Furthermore, repair of a ventral hernia (or divarication) will often result in major disappointment. The bulge will be replaced with a visible midline scar and some of the abdominal bulge often remains.
Explaining outcomes in realistic terms is crucial - patients must be reminded that surgery can come with complications.
In older people for whom there are no problems associated with their long-standing hernia, especially if they have a relatively sedentary lifestyle, or significant concurrent illness, I often suggest that they do nothing but simply live with what they have got.
Some will have self-treated with trusses, and there is no doubt that they can work well, However, I do not recommend them because they can cause adhesions to form between the hernia and surrounding structures internally, and they are difficult to keep clean.
Complications of surgery
For those who need or want surgery, it is important that possible outcomes are explained. The most obvious complication is recurrence.
In the NHS, the estimate of recurrence of inguinal hernias at three years is 7 per cent. In specialist hernia centres, this drops to less than 1 per cent.
With recurrence surgery, the complication rate is higher and the greater the number of recurrence operations, the greater the likelihood of yet another recurrence returning.
Minor, superficial wound infection should be dealt with promptly using antibiotics.
Postoperatively, patients should be warned to seek help promptly if they notice a persistent serous discharge, or if the surrounding skin becomes red and hot.
However, if the infection is deeper, the mesh will most likely need to be removed. Fortunately, the wound infection rate is well below 1 per cent.
Of less seriousness, but often debilitating, is the possibility of chronic discomfort and with it, general unhappiness following the hernia repair. This problem affects 2 per cent, and patients seem more likely to suffer if they have had prolonged pain preoperatively. Its resolution is often very difficult.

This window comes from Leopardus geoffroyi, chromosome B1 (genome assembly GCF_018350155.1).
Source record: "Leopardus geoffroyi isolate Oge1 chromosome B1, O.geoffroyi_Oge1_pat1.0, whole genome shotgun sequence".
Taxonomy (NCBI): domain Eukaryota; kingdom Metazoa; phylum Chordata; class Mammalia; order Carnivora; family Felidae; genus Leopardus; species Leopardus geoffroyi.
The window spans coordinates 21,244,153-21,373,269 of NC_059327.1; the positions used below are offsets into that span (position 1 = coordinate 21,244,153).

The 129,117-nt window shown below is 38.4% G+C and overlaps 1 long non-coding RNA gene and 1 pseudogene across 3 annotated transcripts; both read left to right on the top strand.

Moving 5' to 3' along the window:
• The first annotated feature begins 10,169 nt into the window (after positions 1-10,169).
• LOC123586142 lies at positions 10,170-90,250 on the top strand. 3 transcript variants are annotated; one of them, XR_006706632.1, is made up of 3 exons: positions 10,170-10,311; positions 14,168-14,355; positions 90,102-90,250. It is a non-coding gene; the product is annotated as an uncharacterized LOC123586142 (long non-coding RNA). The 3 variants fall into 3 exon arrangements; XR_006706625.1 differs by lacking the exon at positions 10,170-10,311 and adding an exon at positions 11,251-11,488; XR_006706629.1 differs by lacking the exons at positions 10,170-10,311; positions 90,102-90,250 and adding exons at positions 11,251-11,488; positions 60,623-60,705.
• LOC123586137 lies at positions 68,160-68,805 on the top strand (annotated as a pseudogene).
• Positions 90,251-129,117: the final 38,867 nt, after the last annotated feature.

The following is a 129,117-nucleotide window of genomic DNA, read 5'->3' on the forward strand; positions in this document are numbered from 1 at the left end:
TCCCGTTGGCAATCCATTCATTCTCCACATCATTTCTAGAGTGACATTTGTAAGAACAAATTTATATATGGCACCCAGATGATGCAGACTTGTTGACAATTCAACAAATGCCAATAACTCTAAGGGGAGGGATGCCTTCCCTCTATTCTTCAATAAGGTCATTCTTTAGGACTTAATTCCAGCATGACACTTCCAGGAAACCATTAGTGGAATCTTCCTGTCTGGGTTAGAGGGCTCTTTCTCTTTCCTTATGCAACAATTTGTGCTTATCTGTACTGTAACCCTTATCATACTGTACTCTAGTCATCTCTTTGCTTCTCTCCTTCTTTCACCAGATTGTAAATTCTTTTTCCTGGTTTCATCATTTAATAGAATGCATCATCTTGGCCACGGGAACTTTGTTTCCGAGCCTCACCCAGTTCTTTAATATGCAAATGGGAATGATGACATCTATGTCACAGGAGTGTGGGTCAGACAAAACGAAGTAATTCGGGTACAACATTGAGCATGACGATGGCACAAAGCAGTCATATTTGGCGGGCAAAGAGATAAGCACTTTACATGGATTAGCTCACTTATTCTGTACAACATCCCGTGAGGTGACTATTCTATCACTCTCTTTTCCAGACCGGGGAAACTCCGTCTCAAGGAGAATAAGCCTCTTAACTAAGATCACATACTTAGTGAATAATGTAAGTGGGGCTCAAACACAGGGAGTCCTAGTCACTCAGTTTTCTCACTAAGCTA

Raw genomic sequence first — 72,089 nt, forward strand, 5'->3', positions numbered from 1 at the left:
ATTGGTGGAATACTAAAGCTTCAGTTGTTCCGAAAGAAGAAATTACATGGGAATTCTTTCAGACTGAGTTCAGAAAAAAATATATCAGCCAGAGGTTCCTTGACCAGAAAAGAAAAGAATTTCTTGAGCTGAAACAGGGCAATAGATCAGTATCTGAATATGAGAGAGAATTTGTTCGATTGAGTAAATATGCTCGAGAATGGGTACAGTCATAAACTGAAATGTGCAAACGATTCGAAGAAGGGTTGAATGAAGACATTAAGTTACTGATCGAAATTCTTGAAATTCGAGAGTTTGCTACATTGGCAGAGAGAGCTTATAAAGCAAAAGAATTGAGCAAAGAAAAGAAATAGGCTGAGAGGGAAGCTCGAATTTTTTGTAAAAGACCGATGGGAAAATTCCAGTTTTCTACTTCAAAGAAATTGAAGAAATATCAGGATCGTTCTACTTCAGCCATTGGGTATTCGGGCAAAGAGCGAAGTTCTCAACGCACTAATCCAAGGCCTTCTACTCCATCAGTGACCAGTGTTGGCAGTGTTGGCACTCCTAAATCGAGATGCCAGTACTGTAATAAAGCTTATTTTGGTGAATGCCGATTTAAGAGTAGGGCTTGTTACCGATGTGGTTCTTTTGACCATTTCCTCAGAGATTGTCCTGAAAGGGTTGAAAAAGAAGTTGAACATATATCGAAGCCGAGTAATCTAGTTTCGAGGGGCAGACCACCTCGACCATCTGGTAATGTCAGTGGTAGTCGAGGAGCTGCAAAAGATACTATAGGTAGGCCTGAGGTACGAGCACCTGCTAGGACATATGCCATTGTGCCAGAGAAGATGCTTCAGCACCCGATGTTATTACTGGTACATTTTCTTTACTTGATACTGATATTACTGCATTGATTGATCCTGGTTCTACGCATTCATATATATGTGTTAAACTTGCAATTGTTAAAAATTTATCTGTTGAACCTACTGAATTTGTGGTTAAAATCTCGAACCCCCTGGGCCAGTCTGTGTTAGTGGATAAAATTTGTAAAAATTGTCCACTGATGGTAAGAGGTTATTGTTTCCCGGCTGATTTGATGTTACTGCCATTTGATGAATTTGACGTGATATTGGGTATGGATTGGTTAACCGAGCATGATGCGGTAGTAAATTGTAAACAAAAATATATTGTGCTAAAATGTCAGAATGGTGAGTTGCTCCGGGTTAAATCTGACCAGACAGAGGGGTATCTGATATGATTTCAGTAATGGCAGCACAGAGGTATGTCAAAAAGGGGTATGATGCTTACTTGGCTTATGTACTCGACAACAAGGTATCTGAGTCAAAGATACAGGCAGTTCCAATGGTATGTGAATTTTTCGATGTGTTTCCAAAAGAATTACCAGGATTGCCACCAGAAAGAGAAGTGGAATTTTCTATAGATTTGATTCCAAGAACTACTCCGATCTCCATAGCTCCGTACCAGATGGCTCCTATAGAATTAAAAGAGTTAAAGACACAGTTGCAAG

I suggest that patients massage the operative area with baby oil, vigorously, twice daily. If this fails, I suggest ibuprofen gel as an anti-inflammatory. Simultaneously, I ask them to undertake physiotherapy: stretching the area through exercise.
Care after surgery
For the majority of patients, day-case surgery is available. More major hernia repairs might necessitate several days in hospital.
In all cases, in the postoperative period, it is very important that the implanted prosthesis be allowed to 'bed down' so that reinforcement occurs.
The timeframe for recovery varies, but is never less than 8-10 weeks. During this time, the patient should be reminded to avoid continuous heavy lifting or to undertake very strenuous activity. Usually 'let your body be your guide' is a sensible maxim for what can undertaken.
Mr Barker is senior lecturer in surgery and honorary consultant vascular surgeon at University College London and the University Hernia Clinic, London
- Hernias are common.
- Their true aetiology remains unclear.
- Often they can be left alone, but when surgery is indicated it is best undertaken by a specialist using modern techniques and materials.
- Complications are relatively few, but must be explained carefully.
- Successful surgery is the most common outcome, with the patient able to return to work and all normal activities.